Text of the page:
- Livni returns to politics, unveils new party
- Between Livni and Bennett
- Poll: Livni strongest against Netanyahu
Lindenstrauss, who was offered the No. 2 spot on Hatnua's Knesset list, said that "after weighing heavily on the subject with friends and family, I have decided that I have no interest in getting into political life and being recognized with any political camp."
Self impossed 'cooling-off' period. Lindenstrauss. (Photo: Gil Yonatan)
Assessments are that after the negotiations between the two, Lindenstrauss's associates warned him that although the role of Comptroller does not legally demand a "cooling-off" period before entering political life, it is only right for him - as the former head of such a high-ranking position - to implement the norm in his case.
Meanwhile, former Labor Chairman and Haifa Mayor Amram Mitzna accepted Livni's offer and decided to gladly join the party's ranks. He is expected to hold a press conference on Sunday announcing his support for Livni.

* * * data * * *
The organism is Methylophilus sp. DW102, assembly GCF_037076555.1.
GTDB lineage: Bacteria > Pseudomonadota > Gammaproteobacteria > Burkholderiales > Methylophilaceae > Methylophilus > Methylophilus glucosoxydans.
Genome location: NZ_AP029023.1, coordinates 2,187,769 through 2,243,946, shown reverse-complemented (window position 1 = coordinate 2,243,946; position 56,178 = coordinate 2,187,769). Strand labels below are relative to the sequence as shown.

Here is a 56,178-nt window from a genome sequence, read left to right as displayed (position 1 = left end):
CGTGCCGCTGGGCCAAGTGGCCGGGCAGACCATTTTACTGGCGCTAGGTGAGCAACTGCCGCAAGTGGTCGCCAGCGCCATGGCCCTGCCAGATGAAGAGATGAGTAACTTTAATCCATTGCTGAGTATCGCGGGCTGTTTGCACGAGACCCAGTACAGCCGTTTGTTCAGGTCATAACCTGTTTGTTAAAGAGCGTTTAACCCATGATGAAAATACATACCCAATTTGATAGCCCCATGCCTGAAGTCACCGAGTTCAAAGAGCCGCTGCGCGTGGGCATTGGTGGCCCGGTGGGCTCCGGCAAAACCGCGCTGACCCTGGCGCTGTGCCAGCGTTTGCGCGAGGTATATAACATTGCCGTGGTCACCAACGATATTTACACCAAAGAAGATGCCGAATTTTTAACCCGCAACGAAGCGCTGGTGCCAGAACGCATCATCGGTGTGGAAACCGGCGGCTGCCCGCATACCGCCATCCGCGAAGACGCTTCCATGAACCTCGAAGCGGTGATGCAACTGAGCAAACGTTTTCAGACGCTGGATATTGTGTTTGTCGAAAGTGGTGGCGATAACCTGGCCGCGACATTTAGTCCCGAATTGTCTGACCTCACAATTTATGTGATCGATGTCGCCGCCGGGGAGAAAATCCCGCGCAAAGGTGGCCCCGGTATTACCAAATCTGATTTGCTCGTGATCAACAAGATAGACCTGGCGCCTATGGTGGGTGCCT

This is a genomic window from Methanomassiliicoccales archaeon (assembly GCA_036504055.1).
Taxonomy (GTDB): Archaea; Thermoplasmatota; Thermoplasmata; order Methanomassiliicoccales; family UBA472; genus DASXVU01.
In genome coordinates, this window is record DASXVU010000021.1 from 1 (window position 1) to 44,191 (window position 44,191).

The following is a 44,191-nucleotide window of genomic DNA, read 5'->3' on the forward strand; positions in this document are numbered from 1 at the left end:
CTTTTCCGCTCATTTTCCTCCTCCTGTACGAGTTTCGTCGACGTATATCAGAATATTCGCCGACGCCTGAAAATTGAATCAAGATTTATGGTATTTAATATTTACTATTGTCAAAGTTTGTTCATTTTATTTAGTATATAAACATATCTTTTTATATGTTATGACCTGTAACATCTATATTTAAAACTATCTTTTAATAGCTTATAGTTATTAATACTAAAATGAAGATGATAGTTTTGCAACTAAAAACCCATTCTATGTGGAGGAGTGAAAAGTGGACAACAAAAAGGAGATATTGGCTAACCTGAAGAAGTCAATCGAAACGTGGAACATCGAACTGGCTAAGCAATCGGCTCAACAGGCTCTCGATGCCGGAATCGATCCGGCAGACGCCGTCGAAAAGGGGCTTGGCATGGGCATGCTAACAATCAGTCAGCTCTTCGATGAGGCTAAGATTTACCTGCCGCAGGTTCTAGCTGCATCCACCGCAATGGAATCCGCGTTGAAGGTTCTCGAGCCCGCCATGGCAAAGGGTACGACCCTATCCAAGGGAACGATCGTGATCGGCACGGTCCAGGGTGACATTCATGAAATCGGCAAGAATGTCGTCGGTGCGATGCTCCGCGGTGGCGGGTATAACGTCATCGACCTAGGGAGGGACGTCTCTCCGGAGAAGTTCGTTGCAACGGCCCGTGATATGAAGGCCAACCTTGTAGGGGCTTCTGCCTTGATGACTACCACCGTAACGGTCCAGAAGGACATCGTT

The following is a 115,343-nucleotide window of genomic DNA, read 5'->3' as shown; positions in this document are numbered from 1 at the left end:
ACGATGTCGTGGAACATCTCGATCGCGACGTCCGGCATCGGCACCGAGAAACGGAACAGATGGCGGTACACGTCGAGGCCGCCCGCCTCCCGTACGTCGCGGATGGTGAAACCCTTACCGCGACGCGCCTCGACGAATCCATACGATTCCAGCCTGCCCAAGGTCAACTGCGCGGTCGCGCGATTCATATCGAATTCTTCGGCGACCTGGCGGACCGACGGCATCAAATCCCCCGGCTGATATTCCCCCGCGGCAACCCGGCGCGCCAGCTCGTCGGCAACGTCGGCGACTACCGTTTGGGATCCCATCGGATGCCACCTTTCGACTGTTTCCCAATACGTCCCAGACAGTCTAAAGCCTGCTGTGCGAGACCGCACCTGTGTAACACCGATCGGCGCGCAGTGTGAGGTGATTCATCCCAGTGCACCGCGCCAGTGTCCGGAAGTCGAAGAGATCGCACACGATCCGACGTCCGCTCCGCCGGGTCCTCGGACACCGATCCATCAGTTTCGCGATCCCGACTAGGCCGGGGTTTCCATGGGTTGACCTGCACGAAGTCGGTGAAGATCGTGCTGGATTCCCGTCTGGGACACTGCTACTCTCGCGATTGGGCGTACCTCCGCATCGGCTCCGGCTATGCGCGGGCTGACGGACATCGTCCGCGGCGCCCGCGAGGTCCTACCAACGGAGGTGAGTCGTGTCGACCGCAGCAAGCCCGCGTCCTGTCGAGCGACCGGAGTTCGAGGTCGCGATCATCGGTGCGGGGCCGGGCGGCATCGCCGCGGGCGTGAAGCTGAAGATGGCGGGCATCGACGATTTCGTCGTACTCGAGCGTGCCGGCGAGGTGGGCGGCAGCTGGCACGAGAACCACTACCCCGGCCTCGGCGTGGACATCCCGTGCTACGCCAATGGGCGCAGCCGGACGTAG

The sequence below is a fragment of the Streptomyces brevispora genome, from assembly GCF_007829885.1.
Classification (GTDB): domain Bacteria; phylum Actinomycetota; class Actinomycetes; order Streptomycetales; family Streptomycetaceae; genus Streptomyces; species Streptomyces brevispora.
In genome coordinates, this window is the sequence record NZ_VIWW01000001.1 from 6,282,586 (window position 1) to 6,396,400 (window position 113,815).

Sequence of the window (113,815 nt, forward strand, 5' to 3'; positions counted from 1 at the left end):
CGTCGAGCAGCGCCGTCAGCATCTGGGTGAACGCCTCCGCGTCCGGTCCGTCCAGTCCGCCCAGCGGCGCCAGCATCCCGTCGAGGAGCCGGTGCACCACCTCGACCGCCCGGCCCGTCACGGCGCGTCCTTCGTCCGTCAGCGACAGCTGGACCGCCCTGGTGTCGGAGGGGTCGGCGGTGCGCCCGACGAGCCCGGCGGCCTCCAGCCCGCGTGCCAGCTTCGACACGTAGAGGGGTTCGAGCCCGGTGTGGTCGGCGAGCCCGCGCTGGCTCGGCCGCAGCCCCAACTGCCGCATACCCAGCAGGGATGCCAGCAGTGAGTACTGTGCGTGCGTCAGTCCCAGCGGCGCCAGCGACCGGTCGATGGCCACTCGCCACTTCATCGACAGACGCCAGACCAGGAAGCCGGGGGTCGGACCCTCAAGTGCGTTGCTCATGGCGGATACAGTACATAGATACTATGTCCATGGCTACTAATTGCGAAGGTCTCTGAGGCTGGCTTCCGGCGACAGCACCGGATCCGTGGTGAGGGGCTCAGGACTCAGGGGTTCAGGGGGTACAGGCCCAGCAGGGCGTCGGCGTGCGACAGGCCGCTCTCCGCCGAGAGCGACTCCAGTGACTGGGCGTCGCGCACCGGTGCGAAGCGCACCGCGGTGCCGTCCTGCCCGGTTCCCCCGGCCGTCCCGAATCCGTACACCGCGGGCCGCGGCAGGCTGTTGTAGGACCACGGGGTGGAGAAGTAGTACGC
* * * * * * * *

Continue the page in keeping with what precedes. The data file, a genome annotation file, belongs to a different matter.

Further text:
Another party newcomer is Merav Cohen, a social activist and Jerusalem city council member. Cohen, founded the Hitorerut ("awakening") movement, which attempted to keep a young and working population in Jerusalem, waged city wide social campaigns and headed a local entrepreneurship with the attempt to foster the economy and community life.
Cohen was also a leading figure in Jerusalem's social protest in the summer of 2011.
"Merav Cohen's experience and achievements in the public arena during the last few years proves she is a hard worker who fights for what she believes all the while brining results," Livni said. "I am sure she will be a wonderful addition to our team," she added.
Until the week's end Livni will attempt to bring about a division in Kadima which will allow her to enlist seven dissident Knesset members to her new party. Meanwhile, she is holding negotiations with Kadima MK Meir Sheetrit, who said he would decide in upcoming days whether to join the party or not.
The desire to enlist dissident Knesset members specifically from Kadima stems from Israeli campaign financing laws which favors incumbents.
Yuval Karni, Tova Tzimuki and Itamar Eichner contributed to this report